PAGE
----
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indyz12

Mobile mechanic
Getting the rotor's off on the front is the hardest part.
I had to hit the rotor with a 5kg hammer for a good half hour to get them off on mine! Good idea to copper grease the hub edges to prevent future problems......

Mine lasted about 50k miles, mainly highway driving with full and over full payload!
 

Bob of QF

New member
Thanks all, for the info, and especially thanks to piper1 for the OP and subsequent step-by-step.

Whereas I've replaced probabily 20 sets of disc brake pads over the years, it's always good to have some info from someone who's actually done the specific vehicle you're (about to be) working on.

I'm also gratified that MB did not do a weird-one on these-- they look like nearly every other front disc brake assembly I've done in the past, and they went with a standard slider-bolt head (metric hex) instead of that b**tard spline head GM did a while back--took a special tool, which was only good for that one application only. I hate having to buy special tools that do one and one-only, on something I'll do maybe twice (GM's don't last long enough for more ... <snerk> )

But looking at the sequence a second time, it appears that standard mechanic's tools will do the job, front-to-back.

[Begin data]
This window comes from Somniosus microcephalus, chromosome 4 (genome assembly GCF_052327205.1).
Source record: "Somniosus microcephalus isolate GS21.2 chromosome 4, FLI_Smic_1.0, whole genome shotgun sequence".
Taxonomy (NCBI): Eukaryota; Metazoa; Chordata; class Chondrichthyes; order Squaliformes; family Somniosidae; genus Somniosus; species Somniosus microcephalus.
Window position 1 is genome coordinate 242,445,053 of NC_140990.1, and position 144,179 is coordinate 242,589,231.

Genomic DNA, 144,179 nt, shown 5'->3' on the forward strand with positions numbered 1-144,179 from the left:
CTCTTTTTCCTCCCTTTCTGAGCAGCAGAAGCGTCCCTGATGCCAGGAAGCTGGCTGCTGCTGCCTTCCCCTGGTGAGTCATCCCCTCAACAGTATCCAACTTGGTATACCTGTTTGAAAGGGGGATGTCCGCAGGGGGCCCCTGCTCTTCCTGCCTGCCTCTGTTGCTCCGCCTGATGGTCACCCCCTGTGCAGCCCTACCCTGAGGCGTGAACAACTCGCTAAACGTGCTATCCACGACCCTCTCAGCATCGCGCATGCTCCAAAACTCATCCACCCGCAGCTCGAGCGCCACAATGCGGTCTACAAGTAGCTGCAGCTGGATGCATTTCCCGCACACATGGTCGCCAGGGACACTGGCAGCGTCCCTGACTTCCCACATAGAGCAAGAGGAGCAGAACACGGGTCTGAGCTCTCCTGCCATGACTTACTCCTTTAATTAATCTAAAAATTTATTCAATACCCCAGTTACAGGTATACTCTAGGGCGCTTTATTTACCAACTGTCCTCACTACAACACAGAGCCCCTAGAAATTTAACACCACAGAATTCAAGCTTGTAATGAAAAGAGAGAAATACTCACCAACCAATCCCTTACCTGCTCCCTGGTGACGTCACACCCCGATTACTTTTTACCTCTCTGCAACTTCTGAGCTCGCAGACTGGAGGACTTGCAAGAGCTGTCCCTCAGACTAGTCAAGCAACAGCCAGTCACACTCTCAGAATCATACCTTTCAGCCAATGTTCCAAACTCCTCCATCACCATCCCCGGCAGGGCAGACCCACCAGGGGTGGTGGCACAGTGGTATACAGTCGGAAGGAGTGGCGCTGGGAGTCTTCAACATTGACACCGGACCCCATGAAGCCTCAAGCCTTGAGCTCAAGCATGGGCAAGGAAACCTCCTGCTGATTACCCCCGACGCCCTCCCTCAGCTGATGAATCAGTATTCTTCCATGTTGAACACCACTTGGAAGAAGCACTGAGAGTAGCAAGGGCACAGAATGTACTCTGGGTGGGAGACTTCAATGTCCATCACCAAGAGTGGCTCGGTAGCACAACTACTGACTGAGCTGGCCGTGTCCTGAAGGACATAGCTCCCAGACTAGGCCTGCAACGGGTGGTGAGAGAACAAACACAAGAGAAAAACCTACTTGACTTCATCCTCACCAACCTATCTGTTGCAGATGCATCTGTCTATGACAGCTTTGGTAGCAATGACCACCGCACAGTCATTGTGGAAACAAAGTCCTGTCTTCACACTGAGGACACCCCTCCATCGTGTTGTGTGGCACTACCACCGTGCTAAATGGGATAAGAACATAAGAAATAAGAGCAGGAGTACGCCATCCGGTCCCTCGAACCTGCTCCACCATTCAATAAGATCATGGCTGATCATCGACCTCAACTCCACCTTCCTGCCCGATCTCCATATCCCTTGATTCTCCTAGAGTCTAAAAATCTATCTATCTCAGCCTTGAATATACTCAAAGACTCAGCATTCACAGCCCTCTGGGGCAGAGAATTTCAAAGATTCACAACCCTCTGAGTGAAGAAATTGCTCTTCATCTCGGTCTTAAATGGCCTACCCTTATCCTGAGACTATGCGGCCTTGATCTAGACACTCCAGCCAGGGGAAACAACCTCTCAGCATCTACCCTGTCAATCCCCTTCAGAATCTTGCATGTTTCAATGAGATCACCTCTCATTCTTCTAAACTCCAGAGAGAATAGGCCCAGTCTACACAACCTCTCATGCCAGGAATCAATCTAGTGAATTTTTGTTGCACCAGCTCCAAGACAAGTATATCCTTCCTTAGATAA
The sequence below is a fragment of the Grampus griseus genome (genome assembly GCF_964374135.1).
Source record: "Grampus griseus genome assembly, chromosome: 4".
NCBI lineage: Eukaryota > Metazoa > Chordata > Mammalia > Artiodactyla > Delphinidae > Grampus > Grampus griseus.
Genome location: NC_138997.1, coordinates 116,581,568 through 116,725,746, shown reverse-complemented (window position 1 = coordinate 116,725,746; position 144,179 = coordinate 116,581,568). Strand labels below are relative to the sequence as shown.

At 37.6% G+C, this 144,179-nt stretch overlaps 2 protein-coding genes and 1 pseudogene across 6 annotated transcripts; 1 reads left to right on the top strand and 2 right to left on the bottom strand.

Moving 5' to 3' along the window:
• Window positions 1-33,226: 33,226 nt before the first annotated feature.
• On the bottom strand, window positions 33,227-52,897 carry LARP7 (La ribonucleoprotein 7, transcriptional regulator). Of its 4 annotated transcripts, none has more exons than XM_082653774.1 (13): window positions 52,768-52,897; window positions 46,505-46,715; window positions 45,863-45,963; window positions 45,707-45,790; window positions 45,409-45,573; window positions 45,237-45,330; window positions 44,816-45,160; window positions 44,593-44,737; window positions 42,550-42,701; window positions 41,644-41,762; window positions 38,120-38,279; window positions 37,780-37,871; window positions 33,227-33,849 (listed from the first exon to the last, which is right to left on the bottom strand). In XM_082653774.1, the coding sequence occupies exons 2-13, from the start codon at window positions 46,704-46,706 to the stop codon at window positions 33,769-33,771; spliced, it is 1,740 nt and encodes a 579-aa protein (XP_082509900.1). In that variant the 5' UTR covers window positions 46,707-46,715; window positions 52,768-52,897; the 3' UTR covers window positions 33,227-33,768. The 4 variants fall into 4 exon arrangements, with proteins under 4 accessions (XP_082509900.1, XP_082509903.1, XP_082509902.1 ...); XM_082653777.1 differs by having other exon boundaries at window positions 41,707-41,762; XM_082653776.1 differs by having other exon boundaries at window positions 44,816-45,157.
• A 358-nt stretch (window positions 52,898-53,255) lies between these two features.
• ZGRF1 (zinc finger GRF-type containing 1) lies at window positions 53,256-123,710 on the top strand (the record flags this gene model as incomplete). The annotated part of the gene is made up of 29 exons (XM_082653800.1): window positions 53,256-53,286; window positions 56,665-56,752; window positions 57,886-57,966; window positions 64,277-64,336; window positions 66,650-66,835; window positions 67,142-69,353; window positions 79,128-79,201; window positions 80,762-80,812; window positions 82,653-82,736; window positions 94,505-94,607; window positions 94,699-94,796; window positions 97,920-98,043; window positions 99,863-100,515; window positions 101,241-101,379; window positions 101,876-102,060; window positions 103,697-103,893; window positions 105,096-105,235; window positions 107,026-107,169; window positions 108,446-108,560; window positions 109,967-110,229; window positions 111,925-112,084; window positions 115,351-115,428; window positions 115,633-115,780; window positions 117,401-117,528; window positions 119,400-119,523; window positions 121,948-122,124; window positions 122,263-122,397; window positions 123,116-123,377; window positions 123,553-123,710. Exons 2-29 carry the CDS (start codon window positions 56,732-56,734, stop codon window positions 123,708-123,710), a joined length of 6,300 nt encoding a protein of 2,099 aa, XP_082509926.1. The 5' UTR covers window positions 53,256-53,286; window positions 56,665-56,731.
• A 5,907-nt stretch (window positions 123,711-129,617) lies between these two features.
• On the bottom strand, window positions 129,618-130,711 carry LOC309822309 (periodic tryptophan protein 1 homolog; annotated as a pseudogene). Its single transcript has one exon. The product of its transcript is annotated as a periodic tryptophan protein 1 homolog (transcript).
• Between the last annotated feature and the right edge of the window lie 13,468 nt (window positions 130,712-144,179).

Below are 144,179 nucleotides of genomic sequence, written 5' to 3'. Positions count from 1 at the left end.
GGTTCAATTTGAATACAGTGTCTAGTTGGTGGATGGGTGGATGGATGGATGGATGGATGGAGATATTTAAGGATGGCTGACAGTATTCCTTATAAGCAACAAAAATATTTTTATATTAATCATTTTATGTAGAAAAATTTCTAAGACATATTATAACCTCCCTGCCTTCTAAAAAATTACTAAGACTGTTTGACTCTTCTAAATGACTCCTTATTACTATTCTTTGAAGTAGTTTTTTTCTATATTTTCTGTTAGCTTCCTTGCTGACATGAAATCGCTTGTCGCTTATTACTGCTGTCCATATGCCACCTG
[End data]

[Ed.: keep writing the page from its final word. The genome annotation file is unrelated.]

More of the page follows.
Hopefully, this will be fairly quick-- plan on just replacing the front pads (both sides) at this juncture, as the rotors are not that bad, but the pads are close enough to bother me some. And I just realized, I need to check the specs for what type of brake fluid this thing takes-- liable to be something other than the sealed DOT3 I have left from my last brake pad replacement (yeah, I know-- you don't keep old brake fluid once it's been opened-- it loves to absorb water, but I have a factory-sealed can leftover.... probabily not good enough, is it? <heh> )

Do they even make DOT5? (he asks rhetorically... )

:)

Anyway, I just realized I need some high-temp grease for the slider pins-- like piper1, I always re-grease the pins to help avoid that nasty condition known as "stuck caliper".... had a story about one GM sedan and a really weird steering problem.... but that's for another time.
 

Bob of QF

New member
Getting the rotor's off on the front is the hardest part.
I had to hit the rotor with a 5kg hammer for a good half hour to get them off on mine! Good idea to copper grease the hub edges to prevent future problems......

Mine lasted about 50k miles, mainly highway driving with full and over full payload!
Dumb question.... what's "copper grease"? Is that an anti-seize compound, or are we just talking about ultra-high temp (so-called "brake rotor" grease) here?